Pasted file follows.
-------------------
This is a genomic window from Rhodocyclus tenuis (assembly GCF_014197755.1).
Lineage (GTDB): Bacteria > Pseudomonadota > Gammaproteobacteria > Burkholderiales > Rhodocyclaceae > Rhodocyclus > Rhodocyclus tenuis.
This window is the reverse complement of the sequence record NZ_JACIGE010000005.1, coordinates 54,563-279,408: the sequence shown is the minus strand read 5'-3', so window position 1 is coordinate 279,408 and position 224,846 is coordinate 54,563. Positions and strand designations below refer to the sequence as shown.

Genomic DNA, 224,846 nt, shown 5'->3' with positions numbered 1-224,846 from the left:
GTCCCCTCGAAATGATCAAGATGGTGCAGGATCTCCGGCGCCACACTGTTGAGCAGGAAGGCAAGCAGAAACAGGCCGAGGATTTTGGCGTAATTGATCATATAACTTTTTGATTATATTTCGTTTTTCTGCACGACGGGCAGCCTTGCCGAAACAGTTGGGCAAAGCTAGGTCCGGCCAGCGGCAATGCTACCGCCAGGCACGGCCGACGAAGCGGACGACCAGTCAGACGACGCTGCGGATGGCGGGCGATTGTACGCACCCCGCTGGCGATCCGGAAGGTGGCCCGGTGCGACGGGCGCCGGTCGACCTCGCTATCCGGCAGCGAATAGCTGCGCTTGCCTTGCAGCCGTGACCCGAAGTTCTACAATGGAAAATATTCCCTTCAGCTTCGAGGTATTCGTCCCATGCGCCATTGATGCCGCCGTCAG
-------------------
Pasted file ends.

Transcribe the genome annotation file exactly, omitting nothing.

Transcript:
This is a genomic window from Rhodocyclus tenuis (assembly GCF_014197755.1).
Lineage (GTDB): Bacteria > Pseudomonadota > Gammaproteobacteria > Burkholderiales > Rhodocyclaceae > Rhodocyclus > Rhodocyclus tenuis.
This window is the reverse complement of the sequence record NZ_JACIGE010000005.1, coordinates 54,563-279,408: the sequence shown is the minus strand read 5'-3', so window position 1 is coordinate 279,408 and position 224,846 is coordinate 54,563. Positions and strand designations below refer to the sequence as shown.

Genomic DNA, 224,846 nt, shown 5'->3' with positions numbered 1-224,846 from the left:
GTCCCCTCGAAATGATCAAGATGGTGCAGGATCTCCGGCGCCACACTGTTGAGCAGGAAGGCAAGCAGAAACAGGCCGAGGATTTTGGCGTAATTGATCATATAACTTTTTGATTATATTTCGTTTTTCTGCACGACGGGCAGCCTTGCCGAAACAGTTGGGCAAAGCTAGGTCCGGCCAGCGGCAATGCTACCGCCAGGCACGGCCGACGAAGCGGACGACCAGTCAGACGACGCTGCGGATGGCGGGCGATTGTACGCACCCCGCTGGCGATCCGGAAGGTGGCCCGGTGCGACGGGCGCCGGTCGACCTCGCTATCCGGCAGCGAATAGCTGCGCTTGCCTTGCAGCCGTGACCCGAAGTTCTACAATGGAAAATATTCCCTTCAGCTTCGAGGTATTCGTCCCATGCGCCATTGATGCCGCCGTCAG